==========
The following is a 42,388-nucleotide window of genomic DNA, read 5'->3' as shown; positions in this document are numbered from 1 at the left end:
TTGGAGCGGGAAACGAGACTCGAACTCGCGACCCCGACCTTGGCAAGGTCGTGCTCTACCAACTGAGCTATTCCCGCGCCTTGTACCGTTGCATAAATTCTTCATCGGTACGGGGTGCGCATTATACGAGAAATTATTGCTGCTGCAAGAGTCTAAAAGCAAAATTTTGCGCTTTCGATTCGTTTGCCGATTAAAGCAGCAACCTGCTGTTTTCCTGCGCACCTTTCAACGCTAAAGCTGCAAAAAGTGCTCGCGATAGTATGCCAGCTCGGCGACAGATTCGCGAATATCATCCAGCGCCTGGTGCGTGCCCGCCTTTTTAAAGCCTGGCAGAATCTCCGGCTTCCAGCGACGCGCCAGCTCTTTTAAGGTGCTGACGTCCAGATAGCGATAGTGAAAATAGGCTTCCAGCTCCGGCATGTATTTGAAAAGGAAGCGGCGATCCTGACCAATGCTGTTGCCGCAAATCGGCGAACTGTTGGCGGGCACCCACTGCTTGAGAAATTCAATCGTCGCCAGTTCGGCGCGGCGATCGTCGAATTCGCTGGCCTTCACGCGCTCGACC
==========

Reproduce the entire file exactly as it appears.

The following is a 42,388-nucleotide window of genomic DNA, read 5'->3' as shown; positions in this document are numbered from 1 at the left end:
TTGGAGCGGGAAACGAGACTCGAACTCGCGACCCCGACCTTGGCAAGGTCGTGCTCTACCAACTGAGCTATTCCCGCGCCTTGTACCGTTGCATAAATTCTTCATCGGTACGGGGTGCGCATTATACGAGAAATTATTGCTGCTGCAAGAGTCTAAAAGCAAAATTTTGCGCTTTCGATTCGTTTGCCGATTAAAGCAGCAACCTGCTGTTTTCCTGCGCACCTTTCAACGCTAAAGCTGCAAAAAGTGCTCGCGATAGTATGCCAGCTCGGCGACAGATTCGCGAATATCATCCAGCGCCTGGTGCGTGCCCGCCTTTTTAAAGCCTGGCAGAATCTCCGGCTTCCAGCGACGCGCCAGCTCTTTTAAGGTGCTGACGTCCAGATAGCGATAGTGAAAATAGGCTTCCAGCTCCGGCATGTATTTGAAAAGGAAGCGGCGATCCTGACCAATGCTGTTGCCGCAAATCGGCGAACTGTTGGCGGGCACCCACTGCTTGAGAAATTCAATCGTCGCCAGTTCGGCGCGGCGATCGTCGAATTCGCTGGCCTTCACGCGCTCGACC